Australia's central bank said it has room for further rates cut as it expects the local currency to fall again due to lower terms of trade.
"It was possible that the exchange rate would depreciate further over time as the terms of trade declined, which would help to foster a rebalancing of growth in the economy," the Reserve Bank of Australia (RBA) said in the minutes of its 4 June meeting.
"The board also judged that the inflation outlook as currently assessed might provide some scope for further easing, should that be required to support demand."
The bank kept its cash rate unchanged in the 4 June meeting.
Over the last 20 months, the RBA has lowered the benchmark rate by 2 percentage points to 2.75%, as the country tries to rebalance its growth amid an economic divide between its regions. While the mining regions in the north and west are rapidly growing, the manufacturers in the east and west are struggling.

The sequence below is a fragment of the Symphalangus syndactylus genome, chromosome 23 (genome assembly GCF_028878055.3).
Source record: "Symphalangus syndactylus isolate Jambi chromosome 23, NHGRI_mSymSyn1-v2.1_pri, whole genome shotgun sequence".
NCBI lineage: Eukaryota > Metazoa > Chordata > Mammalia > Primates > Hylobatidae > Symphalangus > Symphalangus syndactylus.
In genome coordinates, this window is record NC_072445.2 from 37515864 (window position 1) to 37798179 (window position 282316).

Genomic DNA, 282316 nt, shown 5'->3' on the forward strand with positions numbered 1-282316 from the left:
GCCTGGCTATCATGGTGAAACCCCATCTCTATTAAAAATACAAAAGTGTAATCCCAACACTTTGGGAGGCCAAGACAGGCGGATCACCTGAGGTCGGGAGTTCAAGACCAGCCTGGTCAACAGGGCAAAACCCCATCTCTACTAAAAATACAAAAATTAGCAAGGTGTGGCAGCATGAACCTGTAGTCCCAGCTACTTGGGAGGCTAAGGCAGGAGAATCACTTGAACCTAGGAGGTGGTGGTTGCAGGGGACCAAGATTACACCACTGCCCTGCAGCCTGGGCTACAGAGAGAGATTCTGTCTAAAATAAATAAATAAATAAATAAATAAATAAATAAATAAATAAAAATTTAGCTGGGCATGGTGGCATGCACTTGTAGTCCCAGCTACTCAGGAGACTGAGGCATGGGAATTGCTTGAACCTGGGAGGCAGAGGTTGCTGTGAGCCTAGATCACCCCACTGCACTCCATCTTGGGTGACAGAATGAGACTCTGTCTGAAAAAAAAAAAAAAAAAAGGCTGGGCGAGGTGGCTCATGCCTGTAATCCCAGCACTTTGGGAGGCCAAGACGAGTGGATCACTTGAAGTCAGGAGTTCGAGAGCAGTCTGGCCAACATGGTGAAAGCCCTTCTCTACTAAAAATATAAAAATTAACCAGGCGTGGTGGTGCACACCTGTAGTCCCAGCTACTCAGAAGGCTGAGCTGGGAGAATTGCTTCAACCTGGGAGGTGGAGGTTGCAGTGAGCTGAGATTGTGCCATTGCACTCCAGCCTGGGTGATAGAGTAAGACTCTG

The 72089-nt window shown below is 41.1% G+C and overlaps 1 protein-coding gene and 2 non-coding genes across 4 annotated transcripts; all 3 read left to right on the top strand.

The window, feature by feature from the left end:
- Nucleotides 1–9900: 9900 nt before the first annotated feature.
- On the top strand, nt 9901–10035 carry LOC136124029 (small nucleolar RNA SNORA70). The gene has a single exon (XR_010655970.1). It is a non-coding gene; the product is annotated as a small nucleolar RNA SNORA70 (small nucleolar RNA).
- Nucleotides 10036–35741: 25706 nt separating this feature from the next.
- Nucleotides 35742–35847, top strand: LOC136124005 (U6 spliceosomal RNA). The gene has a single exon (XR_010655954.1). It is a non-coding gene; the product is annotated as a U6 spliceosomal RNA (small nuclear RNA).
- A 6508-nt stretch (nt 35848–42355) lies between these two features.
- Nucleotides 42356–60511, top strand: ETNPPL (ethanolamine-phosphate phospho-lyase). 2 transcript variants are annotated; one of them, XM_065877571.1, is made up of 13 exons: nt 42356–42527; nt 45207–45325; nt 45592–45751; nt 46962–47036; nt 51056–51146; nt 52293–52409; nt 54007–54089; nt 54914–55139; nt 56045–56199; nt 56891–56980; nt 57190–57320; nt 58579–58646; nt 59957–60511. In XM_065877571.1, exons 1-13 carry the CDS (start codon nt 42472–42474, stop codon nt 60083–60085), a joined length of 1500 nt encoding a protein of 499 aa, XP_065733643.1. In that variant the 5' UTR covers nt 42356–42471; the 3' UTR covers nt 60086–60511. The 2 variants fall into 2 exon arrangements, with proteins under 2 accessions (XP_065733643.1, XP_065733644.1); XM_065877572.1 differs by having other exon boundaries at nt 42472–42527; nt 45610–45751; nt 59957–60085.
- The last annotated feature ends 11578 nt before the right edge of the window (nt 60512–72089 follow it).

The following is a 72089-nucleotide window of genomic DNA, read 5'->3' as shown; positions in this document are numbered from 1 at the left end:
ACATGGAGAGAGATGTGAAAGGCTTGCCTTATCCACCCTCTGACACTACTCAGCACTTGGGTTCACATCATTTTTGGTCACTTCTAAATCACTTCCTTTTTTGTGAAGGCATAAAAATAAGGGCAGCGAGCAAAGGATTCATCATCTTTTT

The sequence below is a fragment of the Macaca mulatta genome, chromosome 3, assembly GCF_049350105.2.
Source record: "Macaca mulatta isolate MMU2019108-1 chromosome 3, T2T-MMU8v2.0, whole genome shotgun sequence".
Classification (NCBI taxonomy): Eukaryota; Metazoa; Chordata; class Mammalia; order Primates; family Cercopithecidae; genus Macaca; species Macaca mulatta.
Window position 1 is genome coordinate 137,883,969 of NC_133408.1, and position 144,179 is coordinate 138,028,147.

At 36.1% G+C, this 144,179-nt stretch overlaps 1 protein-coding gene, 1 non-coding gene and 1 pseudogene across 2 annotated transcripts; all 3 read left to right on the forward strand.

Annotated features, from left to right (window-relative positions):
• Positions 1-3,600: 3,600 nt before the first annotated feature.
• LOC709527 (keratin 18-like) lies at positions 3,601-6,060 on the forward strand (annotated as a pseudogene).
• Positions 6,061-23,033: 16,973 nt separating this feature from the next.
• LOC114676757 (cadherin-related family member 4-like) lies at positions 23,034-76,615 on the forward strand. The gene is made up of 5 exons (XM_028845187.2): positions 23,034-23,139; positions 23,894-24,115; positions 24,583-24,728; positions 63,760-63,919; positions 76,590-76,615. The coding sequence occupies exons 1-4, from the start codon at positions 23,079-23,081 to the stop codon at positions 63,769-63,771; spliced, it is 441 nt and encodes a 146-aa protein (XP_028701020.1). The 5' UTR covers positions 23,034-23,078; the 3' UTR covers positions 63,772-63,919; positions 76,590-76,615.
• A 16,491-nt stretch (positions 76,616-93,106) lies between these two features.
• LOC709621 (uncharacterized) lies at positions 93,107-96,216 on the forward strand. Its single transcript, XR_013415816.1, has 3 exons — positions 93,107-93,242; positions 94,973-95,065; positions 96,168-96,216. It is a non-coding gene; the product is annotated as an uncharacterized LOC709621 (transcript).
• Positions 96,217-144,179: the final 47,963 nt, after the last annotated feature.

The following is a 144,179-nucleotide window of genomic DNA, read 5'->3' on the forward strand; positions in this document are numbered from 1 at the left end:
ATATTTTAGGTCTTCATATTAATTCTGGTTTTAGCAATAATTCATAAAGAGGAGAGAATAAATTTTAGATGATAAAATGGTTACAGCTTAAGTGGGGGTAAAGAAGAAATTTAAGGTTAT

"Interest rates had declined further as a result of the Board's decision at the May meeting. The exchange rate had also depreciated noticeably, though it remained at a high level considering the decline in export prices that had taken place over the past year and a half," the bank said.
The Australian dollar held above US$1 from mid-June last year to 10 May for a notable stretch, making the country's imports more expensive.
The bank noted that international financial conditions remained very accommodative, and the below trend growth of the domestic economy over the past four quarters is likely to continue in the near term.
While investment in the mining sector is expected to remain at a high level for the next year, business conditions and investment in the non-mining sector remained subdued, according to the central bank.
Over the course of fiscal year 2013/2014, non-mining business investment is expected to grow modestly, according to the latest survey by the Australia Bureau of Statistics.